August 1, 2020

Stimulus or Bust

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The Bottom Line:

 

More government stimulus is not a luxury, it’s a necessity.  Our June 11% unemployment rate currently accompanies a 6.6% gain in personal income economy-wide thanks to government support.  This level of support should decline as economic activity increases, but with high case levels persisting, economic reopening remains constrained.  Should stimulus support waver or diminish too aggressively, personal income numbers will crater and the COVID recession will begin feeling much more recessionary.  Like it or not, continued stimulus is the recession’s vaccine… until a true COVID vaccine arrives.

 

 

The Full Story:

 

Thanks to the rapid and robust response from the US Federal Reserve, the US financial system has remained well lubricated during this COVID crisis.  Comments from Fed Chair Powell this week restated his limitless commitment to liquidity.  Asset markets of all shapes and sizes rallied in response as gushing money supplies raise water levels beneath all asset prices.  But capital ubiquity and availability cannot alone generate economic activity.  Businesses’ viability requires revenues.  While the Fed’s job has been to flood the markets with cash, its been Congress’ job to flood consumers with cash in compensation for forced unemployment.  Therefore, continued COVID revenue restrictions require compensation to keep the economy intact.  But now, Congressional constipation has undermined this agreement, and as employment benefits expire, this recession could reinvigorate.

 

The Worst of Times Becomes the Best of Times

 

Most believe that the unemployment rate represents the most meaningful coincident measure of an economy’s effectiveness.  We associate low unemployment levels with high economic success and high unemployment levels with low economic success.  For the most part, I agree.  However, in truth, jobs are just a means to an end, and the end is personal income.  In normal times, high unemployment levels correspond with low personal income levels.  For instance, in 2009 as the US unemployment rate climbed toward 10%, real personal income levels overall dropped 6% year over year.  Makes sense – fewer jobs, fewer wages.  During the hard stop COVID recession, the unemployment rate spiked to 14.7% while real personal incomes dropped over 7%, a crippling blow for our consumption-oriented US economy.  Worst of times! But wait… that personal income number doesn’t account for government transfer payments.  Thanks to the rapid and robust fiscal response from Congress, household subsidies including direct payments and enhanced unemployment benefits actually GREW personal incomes, while the unemployment rate rose as seen in the chart below:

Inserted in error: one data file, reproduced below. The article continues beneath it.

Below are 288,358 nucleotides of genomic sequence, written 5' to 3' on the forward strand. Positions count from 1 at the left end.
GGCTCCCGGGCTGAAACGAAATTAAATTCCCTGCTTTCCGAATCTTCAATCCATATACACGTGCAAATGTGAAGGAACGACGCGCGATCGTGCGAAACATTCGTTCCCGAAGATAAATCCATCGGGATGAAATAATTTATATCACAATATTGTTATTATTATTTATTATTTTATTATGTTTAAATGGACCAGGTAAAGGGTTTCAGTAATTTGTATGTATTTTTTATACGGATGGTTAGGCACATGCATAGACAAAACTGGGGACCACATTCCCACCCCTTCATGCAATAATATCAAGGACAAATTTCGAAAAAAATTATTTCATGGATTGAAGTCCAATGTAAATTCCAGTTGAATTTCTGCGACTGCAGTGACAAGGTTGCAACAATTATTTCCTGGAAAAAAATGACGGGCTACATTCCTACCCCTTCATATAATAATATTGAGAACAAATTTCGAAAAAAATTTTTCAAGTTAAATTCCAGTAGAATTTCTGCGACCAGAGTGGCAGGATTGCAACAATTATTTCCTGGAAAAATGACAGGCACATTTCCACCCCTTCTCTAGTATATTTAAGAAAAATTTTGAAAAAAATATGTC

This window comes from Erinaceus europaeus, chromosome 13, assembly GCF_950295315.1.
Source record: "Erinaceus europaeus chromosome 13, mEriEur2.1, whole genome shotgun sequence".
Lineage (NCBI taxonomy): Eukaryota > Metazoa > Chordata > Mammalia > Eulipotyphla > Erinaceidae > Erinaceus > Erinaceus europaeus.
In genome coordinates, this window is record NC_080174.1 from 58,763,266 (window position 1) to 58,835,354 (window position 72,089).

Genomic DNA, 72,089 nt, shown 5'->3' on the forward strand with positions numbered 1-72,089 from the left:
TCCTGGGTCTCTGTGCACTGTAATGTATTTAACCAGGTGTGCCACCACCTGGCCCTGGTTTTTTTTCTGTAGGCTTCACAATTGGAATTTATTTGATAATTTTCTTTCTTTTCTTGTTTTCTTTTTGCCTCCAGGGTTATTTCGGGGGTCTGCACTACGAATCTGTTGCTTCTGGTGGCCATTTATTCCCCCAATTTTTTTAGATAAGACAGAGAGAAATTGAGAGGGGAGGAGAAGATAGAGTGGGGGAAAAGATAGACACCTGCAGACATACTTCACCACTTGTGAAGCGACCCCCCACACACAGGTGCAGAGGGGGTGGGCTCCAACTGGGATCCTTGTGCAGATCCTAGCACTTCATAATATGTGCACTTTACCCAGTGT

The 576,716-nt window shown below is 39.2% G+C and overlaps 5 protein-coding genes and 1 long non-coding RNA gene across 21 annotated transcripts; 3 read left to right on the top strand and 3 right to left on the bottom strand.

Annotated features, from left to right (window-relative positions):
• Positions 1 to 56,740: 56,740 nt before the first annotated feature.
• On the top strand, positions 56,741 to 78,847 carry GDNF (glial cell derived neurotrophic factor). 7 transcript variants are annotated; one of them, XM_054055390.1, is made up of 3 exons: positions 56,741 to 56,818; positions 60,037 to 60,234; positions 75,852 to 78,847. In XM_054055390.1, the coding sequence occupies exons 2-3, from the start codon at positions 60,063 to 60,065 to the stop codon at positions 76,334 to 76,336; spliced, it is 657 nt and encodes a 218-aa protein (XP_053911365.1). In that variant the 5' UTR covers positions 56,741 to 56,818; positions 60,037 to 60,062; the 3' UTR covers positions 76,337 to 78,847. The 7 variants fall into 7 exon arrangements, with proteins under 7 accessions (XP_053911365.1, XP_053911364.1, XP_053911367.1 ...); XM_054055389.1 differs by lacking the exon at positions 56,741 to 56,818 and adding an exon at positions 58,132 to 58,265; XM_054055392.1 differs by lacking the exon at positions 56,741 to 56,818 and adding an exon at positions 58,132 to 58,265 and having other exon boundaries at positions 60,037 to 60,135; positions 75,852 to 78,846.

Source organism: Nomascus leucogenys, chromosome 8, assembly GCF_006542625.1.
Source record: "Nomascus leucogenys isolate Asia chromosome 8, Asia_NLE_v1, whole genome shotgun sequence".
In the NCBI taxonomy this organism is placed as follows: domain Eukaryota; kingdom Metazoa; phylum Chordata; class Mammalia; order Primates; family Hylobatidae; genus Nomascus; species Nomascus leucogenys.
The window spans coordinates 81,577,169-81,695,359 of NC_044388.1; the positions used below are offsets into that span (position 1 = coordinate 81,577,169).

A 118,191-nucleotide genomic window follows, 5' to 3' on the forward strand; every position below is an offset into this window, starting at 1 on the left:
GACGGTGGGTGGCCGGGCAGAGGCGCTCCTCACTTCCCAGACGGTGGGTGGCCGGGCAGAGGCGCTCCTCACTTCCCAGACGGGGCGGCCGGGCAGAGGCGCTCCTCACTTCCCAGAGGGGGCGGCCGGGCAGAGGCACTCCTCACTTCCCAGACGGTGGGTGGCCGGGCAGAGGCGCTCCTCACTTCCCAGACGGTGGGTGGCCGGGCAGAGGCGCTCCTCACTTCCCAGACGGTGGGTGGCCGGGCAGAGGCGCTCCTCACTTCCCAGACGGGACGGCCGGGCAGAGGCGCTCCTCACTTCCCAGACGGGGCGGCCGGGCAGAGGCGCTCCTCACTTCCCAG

Incorporating stimulus, April’s 14.7% unemployment rate actually accompanied an 11% increase in personal incomes overall.  In other words, without government support, personal incomes shrank 7%.  With government support, personal incomes rose 11%, the highest rate on record.  Best of times!  This unprecedented effort at income support allowed retail sales to rise and recover record highs even while the household savings rate sits at 20%, also a record high.  A COVID crisis met with this level of economic stimulus is almost no crisis at all.

 

Uncertain Times